Monday, January 17, 2011

My Thoughts on the Brave New World: Nonfiction

We talked a little last year about “the brave new world” of publishing and how authors can take advantage of self-epublishing, the pros and the cons. I’ve been thinking a lot about epublishing and what it means for the publishing business, and I have a lot of opinions (surprise, surprise) on the topic. Now, I’m not in the know on what publishing execs are planning, but if they are not looking down the line and thinking in new directions, we’re all in a lot of trouble.

One of my thoughts is about nonfiction, specifically self-help nonfiction. You know, things like parenting books, business books, do-it-yourself type of books. In my opinion, these subject areas are going to be some of the hardest hit in the years to come, primarily because authors with platforms might find that they can do it on their own, or keep their audiences better updated through the Internet and their own sources. Seth Godin and his decision to dump his publisher and do it himself is a perfect example of this.

So what do I think publishers need to do to keep updated and what do I think they should do to keep readers happy. It’s really simple if you ask me (or one of my ideas is simple). When a business author comes to you with his amazing new idea, you publish the book as you normally do through normal channels. You issue a print version, an epub version, and any other versions the market can support. And then, when an update occurs, let’s say it’s an update to chapter 10 on tax laws for the small business owner, instead of updating the entire book and selling it again for $9.99 (and incurring all the production costs of doing so), you update only chapter 10 and sell it for $1.99. When buyers of the original book want an update, they can simply buy that chapter, which should (tech guys, pay attention) automatically update and replace the chapter of the book they already have in their ereader.

Let’s use a popular pregnancy book as another example. Every woman buys this book when she first learns she’s pregnant and then uses it with each subsequent pregnancy. But let’s say her pregnancies are five years apart. A lot can change in five years. Sure, the core information is still there, but the book has had some updates, maybe a new edition, but mom-to-be doesn’t feel like shelling out another $9.99 for the book. She’ll just use what she has and read the Internet for the rest. On the other hand, she would consider shelling out $2.99 for an update to the book she’s already using, something that would give her all the new information without costing her nearly as much. Think software update.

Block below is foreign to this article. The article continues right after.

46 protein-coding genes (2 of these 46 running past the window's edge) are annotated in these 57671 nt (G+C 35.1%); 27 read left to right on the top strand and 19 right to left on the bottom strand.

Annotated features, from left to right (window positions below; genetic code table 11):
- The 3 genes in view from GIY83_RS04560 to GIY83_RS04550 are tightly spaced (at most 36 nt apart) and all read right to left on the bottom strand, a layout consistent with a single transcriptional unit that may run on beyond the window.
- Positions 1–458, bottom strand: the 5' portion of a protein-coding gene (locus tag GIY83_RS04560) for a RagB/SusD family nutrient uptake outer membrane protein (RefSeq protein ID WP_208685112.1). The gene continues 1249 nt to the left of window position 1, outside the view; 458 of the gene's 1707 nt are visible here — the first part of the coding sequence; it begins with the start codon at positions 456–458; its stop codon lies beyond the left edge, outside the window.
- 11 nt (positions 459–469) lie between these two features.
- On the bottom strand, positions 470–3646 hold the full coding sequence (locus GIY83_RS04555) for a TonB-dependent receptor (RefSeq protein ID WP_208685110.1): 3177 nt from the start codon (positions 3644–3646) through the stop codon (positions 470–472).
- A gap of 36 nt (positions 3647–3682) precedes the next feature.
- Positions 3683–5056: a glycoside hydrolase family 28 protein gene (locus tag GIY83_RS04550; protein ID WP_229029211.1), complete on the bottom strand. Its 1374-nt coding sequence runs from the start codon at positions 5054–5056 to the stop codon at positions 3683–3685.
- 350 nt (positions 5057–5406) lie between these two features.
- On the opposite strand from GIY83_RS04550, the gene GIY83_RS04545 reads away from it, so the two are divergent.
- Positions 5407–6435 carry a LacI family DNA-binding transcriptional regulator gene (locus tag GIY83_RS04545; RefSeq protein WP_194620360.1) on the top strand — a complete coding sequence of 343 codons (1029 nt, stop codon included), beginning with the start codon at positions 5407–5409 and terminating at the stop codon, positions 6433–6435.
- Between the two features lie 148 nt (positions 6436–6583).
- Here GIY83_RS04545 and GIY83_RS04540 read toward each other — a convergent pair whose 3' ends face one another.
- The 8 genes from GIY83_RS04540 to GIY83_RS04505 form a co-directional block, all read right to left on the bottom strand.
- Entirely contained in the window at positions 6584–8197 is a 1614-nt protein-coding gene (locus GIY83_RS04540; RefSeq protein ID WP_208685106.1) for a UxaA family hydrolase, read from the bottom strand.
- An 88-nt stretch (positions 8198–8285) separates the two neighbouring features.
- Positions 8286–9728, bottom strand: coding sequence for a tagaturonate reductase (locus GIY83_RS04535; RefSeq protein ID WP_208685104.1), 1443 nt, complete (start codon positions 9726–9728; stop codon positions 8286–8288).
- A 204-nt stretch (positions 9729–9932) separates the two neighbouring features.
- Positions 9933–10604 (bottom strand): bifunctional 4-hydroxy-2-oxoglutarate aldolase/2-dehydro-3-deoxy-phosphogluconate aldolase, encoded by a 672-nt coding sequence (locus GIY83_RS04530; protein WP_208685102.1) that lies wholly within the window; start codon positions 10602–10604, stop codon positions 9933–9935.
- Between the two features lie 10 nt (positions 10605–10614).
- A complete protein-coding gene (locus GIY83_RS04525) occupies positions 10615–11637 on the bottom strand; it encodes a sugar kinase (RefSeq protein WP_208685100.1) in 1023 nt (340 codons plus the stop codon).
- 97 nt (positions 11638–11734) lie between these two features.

Sounds simple in theory anyway, and, if you ask me, it’s a win-win for everyone. Readers will have an easy way to always keep the information in their ereader current, publishers and authors can continually make money on the same book and keep that book current, and it’s a great way to use this new technology in a way that makes sense.



Stephanie Faris said...

I have the Kindle app on my iPhone and I still have trouble with the price of e-books. I've never been a hardback buyer...I always waited for paperback. The prices are cheaper than hardbacks but more expensive than paperbacks. I just can't afford $9-$10 for a book I could get for $6 in paperback. I have a feeling I'm not the only one who feels that way. I'd embrace the technology if it were cheaper than paperback (which it should be, considering there are no paper costs). Personally, I prefer to listen to self-help books on audio.

wry wryter said...

Just a thought.
As the glut of the boomer-bunch moves through our population like a goat through an anaconda I’m wondering if they, the older buying public, will, as you young-uns do, actually embrace the whole e-reader thing. The assumption that e-readers will be the norm I’m thinking might not be the given it is professed to be. (Updates taken into account.) Once we’re all gone to that great library in the sky, who knows, but for the present aren’t we kind of jumping on a bandwagon with a squeaky wheel.

Now...this is from a person who thought VCR’s were a stupid waste of money, a Sony-walkman would never replace transistor radios, home-computers were lunacy and cell phones were the stupidest device devised by man.
I have an HD-DVR TV, two desk-tops a lap-top and four cell phones, (family plan). I’m still holding out on the e-reader. Call me old fashioned...go ahead...I’m okay with that...but there’s something about turning a page and the smell of a new book. I’m holding out folks.